Types of TEACCH schedules are: Object schedules, real photograph schedules, icon schedules, written list schedules and electronic list schedules. I have included examples of each schedule type in photos below. Schedules can also vary in length, depending a child’s ability/anxiety levels, for example I may only show them their schedule for part of their day from morning to break time to limit anxiety or stress about something happening later in the day or to avoid overloading the child with information to process. Starting off, a child could use a ‘First, Then’ board only and gradually move onto a longer schedule.

Work Systems

Work systems are used during tasks to give the children a clearer understanding of what they need to do. Successful work systems should answer 4 questions: 1. How much work is the student to do? 2. What activities/tasks is the student to do? 3. How does the student know when he/she is finished? 4. What will the student do next?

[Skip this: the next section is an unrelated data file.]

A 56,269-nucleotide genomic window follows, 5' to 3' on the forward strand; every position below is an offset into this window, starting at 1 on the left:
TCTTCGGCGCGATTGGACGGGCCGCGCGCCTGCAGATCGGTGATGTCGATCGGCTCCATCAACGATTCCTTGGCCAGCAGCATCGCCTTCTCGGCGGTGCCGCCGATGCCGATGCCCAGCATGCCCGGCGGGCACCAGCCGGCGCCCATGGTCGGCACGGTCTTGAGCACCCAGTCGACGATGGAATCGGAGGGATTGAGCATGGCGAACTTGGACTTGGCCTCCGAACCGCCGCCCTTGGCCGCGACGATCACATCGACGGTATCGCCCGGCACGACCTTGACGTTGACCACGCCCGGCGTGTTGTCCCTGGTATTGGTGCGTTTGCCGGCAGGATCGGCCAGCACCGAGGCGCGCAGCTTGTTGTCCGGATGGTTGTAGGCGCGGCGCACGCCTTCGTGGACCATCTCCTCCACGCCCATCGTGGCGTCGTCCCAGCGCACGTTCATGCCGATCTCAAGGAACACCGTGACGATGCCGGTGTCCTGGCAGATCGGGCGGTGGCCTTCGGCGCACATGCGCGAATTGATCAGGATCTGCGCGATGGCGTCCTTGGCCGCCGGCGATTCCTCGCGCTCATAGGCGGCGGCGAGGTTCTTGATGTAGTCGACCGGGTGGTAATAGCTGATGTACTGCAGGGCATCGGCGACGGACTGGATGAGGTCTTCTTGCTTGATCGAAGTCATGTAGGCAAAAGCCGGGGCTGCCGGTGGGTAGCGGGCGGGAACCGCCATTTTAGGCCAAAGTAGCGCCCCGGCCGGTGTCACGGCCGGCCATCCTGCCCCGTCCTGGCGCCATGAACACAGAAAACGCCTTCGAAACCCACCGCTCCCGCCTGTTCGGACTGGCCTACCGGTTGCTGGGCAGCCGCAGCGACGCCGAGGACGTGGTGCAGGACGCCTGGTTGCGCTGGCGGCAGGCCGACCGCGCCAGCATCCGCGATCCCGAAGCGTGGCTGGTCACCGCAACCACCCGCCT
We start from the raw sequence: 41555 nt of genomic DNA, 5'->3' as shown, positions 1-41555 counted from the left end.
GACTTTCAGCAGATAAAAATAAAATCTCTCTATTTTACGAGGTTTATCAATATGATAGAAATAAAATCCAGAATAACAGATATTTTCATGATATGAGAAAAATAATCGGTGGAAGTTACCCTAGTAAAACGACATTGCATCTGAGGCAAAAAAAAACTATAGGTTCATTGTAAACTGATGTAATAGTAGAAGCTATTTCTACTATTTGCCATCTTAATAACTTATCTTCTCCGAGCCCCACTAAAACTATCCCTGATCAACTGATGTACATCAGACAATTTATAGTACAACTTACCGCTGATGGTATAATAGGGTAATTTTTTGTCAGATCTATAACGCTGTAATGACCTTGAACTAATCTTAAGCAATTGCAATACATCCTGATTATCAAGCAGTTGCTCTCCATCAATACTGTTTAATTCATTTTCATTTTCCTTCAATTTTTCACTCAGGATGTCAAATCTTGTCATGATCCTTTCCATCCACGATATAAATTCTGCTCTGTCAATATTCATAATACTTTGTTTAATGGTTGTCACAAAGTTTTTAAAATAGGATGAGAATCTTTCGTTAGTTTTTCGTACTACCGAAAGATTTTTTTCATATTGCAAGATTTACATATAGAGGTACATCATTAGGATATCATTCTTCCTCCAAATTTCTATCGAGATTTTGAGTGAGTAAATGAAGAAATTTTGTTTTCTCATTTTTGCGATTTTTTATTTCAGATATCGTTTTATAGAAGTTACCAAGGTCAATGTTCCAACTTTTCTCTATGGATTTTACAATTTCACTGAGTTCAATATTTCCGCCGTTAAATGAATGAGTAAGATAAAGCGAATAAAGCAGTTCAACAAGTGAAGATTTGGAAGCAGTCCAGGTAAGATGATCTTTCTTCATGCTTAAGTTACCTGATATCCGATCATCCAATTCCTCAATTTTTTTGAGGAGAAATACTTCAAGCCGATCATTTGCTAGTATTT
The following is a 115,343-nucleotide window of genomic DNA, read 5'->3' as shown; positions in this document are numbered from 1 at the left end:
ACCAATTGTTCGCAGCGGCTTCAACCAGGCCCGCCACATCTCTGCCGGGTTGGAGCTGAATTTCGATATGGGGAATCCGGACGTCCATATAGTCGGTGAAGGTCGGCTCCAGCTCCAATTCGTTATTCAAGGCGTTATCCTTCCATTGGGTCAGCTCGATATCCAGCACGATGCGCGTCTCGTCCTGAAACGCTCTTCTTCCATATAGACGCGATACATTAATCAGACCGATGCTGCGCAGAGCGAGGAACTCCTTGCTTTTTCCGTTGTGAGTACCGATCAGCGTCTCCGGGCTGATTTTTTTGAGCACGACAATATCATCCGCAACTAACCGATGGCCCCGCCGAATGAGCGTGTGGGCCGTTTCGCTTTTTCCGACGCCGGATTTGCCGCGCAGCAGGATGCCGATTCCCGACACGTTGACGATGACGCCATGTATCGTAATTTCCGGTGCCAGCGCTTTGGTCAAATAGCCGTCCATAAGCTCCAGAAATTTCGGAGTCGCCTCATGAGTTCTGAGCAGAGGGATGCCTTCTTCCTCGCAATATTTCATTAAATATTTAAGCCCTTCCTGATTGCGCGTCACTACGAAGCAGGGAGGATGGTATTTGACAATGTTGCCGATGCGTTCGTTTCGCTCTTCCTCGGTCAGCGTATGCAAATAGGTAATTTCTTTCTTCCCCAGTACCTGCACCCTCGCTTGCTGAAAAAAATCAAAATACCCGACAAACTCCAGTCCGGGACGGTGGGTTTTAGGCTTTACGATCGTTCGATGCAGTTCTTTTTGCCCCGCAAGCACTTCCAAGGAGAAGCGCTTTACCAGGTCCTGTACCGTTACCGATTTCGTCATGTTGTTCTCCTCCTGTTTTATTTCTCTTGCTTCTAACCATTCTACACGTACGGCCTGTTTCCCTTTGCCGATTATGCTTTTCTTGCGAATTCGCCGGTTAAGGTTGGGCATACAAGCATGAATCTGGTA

There are different types of work systems that could be used depending on children’s abilities and needs. For example, left to right work system, matching work system or a written list work system.

Left to right work system: could include numbers 1 to 5 and a desired activity at the end.

Matching work system: could include images of a child’s favourite characters, they match the character to the work item (as shown in the picture) and there is a desired activity at the end.

Written List: could include times or it could include a checklist format so the child can feel a sense of achievement after completing a task.

When first introducing a work system and teaching a child how it works, I find using preferred activities and favourite characters/special interests works best. Start with one activity and build it up as the child becomes more comfortable with the structure.